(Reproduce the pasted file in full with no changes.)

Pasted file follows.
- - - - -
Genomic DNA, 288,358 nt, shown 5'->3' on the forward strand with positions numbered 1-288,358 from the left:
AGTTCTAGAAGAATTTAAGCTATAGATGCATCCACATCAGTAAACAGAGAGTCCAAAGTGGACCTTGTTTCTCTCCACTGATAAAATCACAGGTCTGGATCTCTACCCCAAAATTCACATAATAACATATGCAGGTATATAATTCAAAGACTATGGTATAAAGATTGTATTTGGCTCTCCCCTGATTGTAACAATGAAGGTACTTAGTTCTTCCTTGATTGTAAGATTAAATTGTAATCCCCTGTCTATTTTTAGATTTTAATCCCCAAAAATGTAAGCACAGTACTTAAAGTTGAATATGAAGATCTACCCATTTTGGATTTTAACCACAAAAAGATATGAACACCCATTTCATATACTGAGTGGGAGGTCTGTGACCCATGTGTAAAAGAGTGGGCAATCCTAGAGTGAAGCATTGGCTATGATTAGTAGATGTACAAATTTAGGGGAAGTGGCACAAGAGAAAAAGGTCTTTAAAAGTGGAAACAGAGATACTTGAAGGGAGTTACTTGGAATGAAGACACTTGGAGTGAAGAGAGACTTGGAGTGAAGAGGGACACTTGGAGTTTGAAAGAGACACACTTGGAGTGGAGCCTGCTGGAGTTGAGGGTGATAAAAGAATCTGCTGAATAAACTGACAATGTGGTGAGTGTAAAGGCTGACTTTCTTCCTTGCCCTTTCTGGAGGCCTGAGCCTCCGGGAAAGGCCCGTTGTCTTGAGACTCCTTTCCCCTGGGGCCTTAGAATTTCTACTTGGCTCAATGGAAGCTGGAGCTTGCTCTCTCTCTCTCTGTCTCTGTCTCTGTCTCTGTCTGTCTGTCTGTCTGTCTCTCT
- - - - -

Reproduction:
Genomic DNA, 288,358 nt, shown 5'->3' on the forward strand with positions numbered 1-288,358 from the left:
AGTTCTAGAAGAATTTAAGCTATAGATGCATCCACATCAGTAAACAGAGAGTCCAAAGTGGACCTTGTTTCTCTCCACTGATAAAATCACAGGTCTGGATCTCTACCCCAAAATTCACATAATAACATATGCAGGTATATAATTCAAAGACTATGGTATAAAGATTGTATTTGGCTCTCCCCTGATTGTAACAATGAAGGTACTTAGTTCTTCCTTGATTGTAAGATTAAATTGTAATCCCCTGTCTATTTTTAGATTTTAATCCCCAAAAATGTAAGCACAGTACTTAAAGTTGAATATGAAGATCTACCCATTTTGGATTTTAACCACAAAAAGATATGAACACCCATTTCATATACTGAGTGGGAGGTCTGTGACCCATGTGTAAAAGAGTGGGCAATCCTAGAGTGAAGCATTGGCTATGATTAGTAGATGTACAAATTTAGGGGAAGTGGCACAAGAGAAAAAGGTCTTTAAAAGTGGAAACAGAGATACTTGAAGGGAGTTACTTGGAATGAAGACACTTGGAGTGAAGAGAGACTTGGAGTGAAGAGGGACACTTGGAGTTTGAAAGAGACACACTTGGAGTGGAGCCTGCTGGAGTTGAGGGTGATAAAAGAATCTGCTGAATAAACTGACAATGTGGTGAGTGTAAAGGCTGACTTTCTTCCTTGCCCTTTCTGGAGGCCTGAGCCTCCGGGAAAGGCCCGTTGTCTTGAGACTCCTTTCCCCTGGGGCCTTAGAATTTCTACTTGGCTCAATGGAAGCTGGAGCTTGCTCTCTCTCTCTCTGTCTCTGTCTCTGTCTCTGTCTGTCTGTCTGTCTGTCTCTCT